Today many civil society organizations (CSOs) working at local, national or international level are being affected by restrictive government action. Throughout the past few years, many laws have been passed by governments around the world restricting civic freedoms. Increasingly, citizens and their organizations are suffering from the oppression of their rights to free speech, from impediments to running their programmes, and from threats to activists’ lives.
Actionaid International as part of its initiatives to redefine how we can secure and expand civic space hosted a session on Mobilizing Across Borders to defend and Expand Civic and Political Space at the just concluded World Social Forum held in Montreal from 9th-14th August, 2016.
The first presenter Omar Jeronimo a human rights defender from the indigenous tribe of Chorti testified that judicial harassment and physical attacks by public and private security forces are tools frequently used to silence and criminalize those advocating in relation to large-scale development projects. The threats affecting these defenders have an even greater impact on indigenous communities and women human rights defenders. Omar's experience as someone who has been at the heart of challenging this injustices for a long time was particularly inspiring.
Turning to the case of Zimbababwe, David Manyonga, draped in the national flag of Zimbabwe and an advisor with Actionaid Uganda but hailing from Zimbabwe painted a vivid picture of what is happening in Zimbabwe. T
anchored my intervention on the new assault on constitutional changes to remove presidential term limits and how that has impacted on operating space drawing examples from Uganda, and Burundi which Akina Mama wa Afrika as a pan-african development organization has been partnering with to address issues of women’s engagement in peace building. Specifically highlighted women led efforts by the Uganda Women Situation Room Eminent Women that are championing a national dialogue process to resolve post election tensions and controversy and Burundian Women and Girls Movement for peace and security that is amplifying the women’s voice for peace to address the current deteriorating situation in Burundi.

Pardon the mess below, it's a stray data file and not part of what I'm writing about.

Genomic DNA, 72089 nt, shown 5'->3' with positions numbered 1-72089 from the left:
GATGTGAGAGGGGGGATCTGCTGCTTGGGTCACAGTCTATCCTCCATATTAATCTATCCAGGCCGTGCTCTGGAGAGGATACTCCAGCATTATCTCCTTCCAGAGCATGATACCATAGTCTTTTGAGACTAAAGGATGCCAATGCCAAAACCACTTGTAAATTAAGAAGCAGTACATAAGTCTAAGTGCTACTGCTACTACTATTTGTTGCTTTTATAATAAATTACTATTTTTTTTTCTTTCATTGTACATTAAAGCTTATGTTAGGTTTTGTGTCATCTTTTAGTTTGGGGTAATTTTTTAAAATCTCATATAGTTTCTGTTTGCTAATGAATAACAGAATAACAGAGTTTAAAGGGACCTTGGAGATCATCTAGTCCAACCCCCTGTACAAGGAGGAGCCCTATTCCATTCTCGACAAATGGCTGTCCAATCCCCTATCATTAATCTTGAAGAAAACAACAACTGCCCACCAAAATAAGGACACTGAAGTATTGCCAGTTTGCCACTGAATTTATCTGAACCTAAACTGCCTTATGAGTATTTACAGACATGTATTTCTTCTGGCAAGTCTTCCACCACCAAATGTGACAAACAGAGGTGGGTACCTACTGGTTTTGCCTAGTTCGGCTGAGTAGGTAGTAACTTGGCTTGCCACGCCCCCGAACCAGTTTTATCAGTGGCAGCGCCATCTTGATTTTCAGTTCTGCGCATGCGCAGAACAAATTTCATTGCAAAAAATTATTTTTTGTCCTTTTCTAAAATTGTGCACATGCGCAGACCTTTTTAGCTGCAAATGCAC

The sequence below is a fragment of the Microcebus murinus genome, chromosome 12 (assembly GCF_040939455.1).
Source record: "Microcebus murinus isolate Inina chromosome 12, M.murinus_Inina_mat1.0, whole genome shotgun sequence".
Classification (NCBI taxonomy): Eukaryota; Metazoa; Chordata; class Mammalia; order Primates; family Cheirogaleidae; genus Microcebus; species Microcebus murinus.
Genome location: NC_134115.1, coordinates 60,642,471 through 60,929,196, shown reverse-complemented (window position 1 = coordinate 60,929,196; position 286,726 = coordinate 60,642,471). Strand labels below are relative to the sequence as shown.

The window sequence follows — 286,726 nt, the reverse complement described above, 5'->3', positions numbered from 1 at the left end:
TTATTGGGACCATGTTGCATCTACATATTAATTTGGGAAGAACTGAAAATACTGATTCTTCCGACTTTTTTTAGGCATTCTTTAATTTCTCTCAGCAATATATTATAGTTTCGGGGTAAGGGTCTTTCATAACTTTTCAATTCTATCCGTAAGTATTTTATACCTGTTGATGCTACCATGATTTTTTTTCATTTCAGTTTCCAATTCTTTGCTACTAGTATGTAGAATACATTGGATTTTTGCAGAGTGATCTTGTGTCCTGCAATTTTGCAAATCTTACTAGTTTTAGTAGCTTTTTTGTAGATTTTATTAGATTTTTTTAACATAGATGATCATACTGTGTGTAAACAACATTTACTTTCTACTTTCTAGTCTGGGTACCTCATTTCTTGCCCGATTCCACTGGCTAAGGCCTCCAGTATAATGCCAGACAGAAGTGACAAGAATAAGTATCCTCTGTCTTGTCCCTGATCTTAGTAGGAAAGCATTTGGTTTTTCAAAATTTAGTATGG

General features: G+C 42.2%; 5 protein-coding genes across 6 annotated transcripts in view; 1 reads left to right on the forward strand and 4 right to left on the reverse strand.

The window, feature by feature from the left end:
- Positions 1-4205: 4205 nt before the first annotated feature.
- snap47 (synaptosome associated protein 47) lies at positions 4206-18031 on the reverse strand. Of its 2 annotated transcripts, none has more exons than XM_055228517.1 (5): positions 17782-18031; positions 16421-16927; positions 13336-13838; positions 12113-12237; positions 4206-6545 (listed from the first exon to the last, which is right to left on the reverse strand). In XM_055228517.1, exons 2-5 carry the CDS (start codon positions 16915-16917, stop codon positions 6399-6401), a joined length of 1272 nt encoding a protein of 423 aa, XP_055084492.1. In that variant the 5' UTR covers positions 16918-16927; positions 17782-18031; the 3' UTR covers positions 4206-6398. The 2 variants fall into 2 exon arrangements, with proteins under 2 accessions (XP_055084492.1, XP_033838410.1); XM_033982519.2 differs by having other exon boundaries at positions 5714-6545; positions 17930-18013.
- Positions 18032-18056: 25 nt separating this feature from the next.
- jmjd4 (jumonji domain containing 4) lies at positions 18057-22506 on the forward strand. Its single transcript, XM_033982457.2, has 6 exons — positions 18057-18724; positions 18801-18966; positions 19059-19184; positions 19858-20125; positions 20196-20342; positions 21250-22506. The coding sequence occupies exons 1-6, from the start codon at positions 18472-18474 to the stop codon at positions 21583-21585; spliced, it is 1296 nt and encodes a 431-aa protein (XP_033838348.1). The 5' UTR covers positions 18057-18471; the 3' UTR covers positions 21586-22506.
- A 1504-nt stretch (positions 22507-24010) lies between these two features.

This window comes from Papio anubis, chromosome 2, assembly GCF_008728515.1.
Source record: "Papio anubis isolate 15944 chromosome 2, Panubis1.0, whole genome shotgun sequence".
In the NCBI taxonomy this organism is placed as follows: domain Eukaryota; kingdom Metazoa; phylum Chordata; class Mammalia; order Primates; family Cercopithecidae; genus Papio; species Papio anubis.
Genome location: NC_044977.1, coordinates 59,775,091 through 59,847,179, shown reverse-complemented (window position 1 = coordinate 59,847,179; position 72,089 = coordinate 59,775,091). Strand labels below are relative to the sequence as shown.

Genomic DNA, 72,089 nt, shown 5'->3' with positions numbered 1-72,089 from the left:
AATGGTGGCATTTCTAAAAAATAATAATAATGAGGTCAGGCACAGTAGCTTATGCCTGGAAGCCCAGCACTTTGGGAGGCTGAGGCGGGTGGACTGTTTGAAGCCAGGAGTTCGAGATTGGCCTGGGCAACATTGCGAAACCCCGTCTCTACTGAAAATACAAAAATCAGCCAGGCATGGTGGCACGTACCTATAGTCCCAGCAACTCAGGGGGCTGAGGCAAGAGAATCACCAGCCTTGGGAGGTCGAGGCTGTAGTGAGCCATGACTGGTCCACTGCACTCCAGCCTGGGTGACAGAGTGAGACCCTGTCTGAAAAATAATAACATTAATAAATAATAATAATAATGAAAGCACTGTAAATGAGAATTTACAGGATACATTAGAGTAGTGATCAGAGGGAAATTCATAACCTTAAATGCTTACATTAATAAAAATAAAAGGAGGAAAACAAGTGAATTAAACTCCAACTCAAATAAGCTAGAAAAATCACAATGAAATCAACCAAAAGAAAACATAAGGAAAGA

A presentation by Hoang Phuong Thao the Executive Director of Actionaid Vietnam shared the Association of South East Asian States’s experience of shrinking space. Human Rights defenders face restrictions in the ASEAN region but the situation is extremely varied across the ten member states. She highlighted the story of a leading Lao civil society activist Sombath Somphone who disappeared three years ago and police standard answer is that the investigations are “ongoing” despite closed circuit television showing that police stopped his car at a check point.
Miriam Niehaus shared with the meeting the conceptual framework, history and highlights of the Civic Charter that was developed and owned by civil society organizations to draw together the most crucial terms for civic participation in an easily understandable way and serve as a global reference point for civil society to allocate their rights in the complexity of international law. A steering group has led the process and wide consultations have taken place. Strategies to roll it out are being discussed including regional launches.
During the lively plenary, moderated by Soren Ambrose, Head of Policy, Advocacy and Research at Actionaid International, participants echoed the need to build alliance and enhance solidarity across the globe to push back against shrinking space. From Guatemala, to Zimbabwe, Uganda, Burundi, Asia and globally it emerged clearly that another world is needed, if we act together.
By Eunice Musiime
Akina Mama wa Afrika